Sudbury Greens select Bill Crumplin as candidate for 2019 federal election

As the federal election approaches, the Green Party is hoping to make a breakthrough in northern Ontario.

Bonnie North, deputy leader of the Green Party of Ontario, visits Sudbury as riding picks candidate

The Green Party of Canada selected Bill Crumplin as its candidate in Sudbury last night. (Markus Schwabe/CBC)

It's being called the Green Surge. But how will it play out in northern Ontario?

The Green Party is making some big strides in Canadian Politics lately, adding one more Member of Parliament — Paul Manly — this week during a federal byelection in British Columbia.

The Greens also form the official opposition in Prince Edward Island's Legislature, as well as the balance of power in British Columbia's minority government.

And as the federal election approaches, the party is hoping to make a breakthrough here in northern Ontario.

Bonnie North, deputy leader for the Green Party of Ontario, was in Sudbury as the riding association selected Bill Crumplin as its candidate for October's election.

Crumplin, a professor at Laurentian University, ran in Sudbury's 2018 municipal election, placing 7th out of 11 candidates.

North said recent wins by the Greens has prompted potential candidates to express their interest in representing the party.

"Applicants are coming out of the woodwork literally, coming to the Greens and saying you know what? It's time." North said.

She said the party is beginning to appeal to a wider segment of the electorate.

"One of the things that is important to people is that they're beginning to understand first of all that the Greens are not a one issue party," North said. "And that we care about a holistic slate of issues."

"So the environment for sure but also things like a basic income and alleviating and eliminating poverty, dealing with the opioid crisis that we have going on in Ontario."

Bonnie North is the deputy leader of the Green Party of Ontario. She was in Sudbury to be the keynote speaker as the Sudbury Greens selected a candidate for the 2019 federal election. (Casey Stranges CBC)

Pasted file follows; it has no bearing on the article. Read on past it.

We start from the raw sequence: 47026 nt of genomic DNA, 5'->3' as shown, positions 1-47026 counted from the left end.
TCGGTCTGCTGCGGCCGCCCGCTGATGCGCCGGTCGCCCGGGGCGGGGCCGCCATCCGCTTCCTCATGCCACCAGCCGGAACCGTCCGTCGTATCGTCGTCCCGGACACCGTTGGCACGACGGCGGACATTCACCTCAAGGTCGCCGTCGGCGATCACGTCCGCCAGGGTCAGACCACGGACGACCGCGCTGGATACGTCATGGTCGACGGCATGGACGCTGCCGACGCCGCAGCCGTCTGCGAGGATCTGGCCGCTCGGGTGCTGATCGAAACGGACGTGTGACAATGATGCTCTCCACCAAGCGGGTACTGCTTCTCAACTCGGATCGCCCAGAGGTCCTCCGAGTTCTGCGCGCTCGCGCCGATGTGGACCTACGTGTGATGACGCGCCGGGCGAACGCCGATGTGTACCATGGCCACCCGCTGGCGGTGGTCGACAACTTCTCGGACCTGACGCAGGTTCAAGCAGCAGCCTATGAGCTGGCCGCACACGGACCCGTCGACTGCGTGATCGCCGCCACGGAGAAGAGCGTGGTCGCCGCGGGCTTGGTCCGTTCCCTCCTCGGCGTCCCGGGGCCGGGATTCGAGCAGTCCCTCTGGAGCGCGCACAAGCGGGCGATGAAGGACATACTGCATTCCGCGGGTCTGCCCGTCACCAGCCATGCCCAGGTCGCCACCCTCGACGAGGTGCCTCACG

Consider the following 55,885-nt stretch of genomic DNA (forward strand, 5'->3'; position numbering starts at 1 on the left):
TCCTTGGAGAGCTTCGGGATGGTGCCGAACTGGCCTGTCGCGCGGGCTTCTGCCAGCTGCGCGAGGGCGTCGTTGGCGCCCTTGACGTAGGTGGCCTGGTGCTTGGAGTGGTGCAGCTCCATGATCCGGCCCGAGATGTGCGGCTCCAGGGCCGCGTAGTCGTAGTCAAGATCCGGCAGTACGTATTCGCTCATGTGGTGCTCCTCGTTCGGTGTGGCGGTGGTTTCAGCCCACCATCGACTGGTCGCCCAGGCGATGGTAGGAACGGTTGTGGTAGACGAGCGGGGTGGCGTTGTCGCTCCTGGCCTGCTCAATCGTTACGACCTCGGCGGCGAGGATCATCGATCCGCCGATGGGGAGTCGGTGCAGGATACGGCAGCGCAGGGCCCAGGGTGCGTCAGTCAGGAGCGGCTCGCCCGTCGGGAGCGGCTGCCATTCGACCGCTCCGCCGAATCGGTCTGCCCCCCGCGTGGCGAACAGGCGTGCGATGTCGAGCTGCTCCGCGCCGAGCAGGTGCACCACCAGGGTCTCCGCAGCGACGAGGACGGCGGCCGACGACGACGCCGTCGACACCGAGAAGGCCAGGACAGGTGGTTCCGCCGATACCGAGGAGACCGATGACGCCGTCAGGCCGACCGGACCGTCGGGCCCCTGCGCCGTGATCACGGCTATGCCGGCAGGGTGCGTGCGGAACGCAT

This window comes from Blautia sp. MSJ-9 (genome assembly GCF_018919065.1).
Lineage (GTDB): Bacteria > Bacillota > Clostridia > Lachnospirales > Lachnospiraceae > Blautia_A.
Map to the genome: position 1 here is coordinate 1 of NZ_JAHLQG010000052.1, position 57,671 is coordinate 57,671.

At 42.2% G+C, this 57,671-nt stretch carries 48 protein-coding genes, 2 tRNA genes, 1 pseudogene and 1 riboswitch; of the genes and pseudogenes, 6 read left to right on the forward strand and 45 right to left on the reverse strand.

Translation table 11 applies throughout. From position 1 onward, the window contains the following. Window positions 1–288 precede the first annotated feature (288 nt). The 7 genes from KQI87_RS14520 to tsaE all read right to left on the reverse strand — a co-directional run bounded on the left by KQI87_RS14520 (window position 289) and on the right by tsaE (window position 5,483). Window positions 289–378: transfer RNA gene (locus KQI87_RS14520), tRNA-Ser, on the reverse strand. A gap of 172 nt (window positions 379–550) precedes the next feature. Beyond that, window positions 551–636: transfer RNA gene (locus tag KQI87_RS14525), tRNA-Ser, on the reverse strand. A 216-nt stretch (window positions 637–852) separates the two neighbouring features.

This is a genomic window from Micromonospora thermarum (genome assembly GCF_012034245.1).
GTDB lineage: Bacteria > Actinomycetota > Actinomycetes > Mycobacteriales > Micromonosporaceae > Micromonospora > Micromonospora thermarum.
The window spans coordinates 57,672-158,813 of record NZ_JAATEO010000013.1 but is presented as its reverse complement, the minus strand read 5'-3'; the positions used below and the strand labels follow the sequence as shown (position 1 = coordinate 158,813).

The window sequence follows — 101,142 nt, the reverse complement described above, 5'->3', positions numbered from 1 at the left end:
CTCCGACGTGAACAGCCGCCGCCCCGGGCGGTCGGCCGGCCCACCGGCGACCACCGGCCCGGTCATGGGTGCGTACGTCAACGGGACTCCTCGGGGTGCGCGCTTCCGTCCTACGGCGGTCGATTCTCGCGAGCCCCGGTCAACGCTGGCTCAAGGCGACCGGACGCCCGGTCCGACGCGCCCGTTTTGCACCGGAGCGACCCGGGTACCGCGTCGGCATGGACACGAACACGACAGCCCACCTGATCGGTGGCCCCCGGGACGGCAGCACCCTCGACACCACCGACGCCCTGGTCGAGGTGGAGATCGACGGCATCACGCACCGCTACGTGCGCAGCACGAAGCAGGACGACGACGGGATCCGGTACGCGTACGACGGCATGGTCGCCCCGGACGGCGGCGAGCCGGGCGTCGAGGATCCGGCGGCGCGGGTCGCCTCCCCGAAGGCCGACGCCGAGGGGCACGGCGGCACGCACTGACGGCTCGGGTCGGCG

North added that Greens are positioning themselves as a viable option to the other three "status quo" political parties, especially when it comes to the green economy.

"One of the reasons why the oil and gas sector jobs and resource jobs are dying off isn't necessarily because of environmental movements against them," she said. "It's because of artificial intelligence and A.I. taking over jobs in these kinds of industries."

Part of the Green Party's platform, she said, is to ensure people have access to training in these areas and also access to a universal basic income that people can fall back on.


Casey Stranges is a reporter based in Sudbury.


To encourage thoughtful and respectful conversations, first and last names will appear with each submission to CBC/Radio-Canada's online communities (except in children and youth-oriented communities). Pseudonyms will no longer be permitted.

By submitting a comment, you accept that CBC has the right to reproduce and publish that comment in whole or in part, in any manner CBC chooses. Please note that CBC does not endorse the opinions expressed in comments. Comments on this story are moderated according to our Submission Guidelines. Comments are welcome while open. We reserve the right to close comments at any time.

Become a CBC Member

Join the conversation  Create account

Already have an account?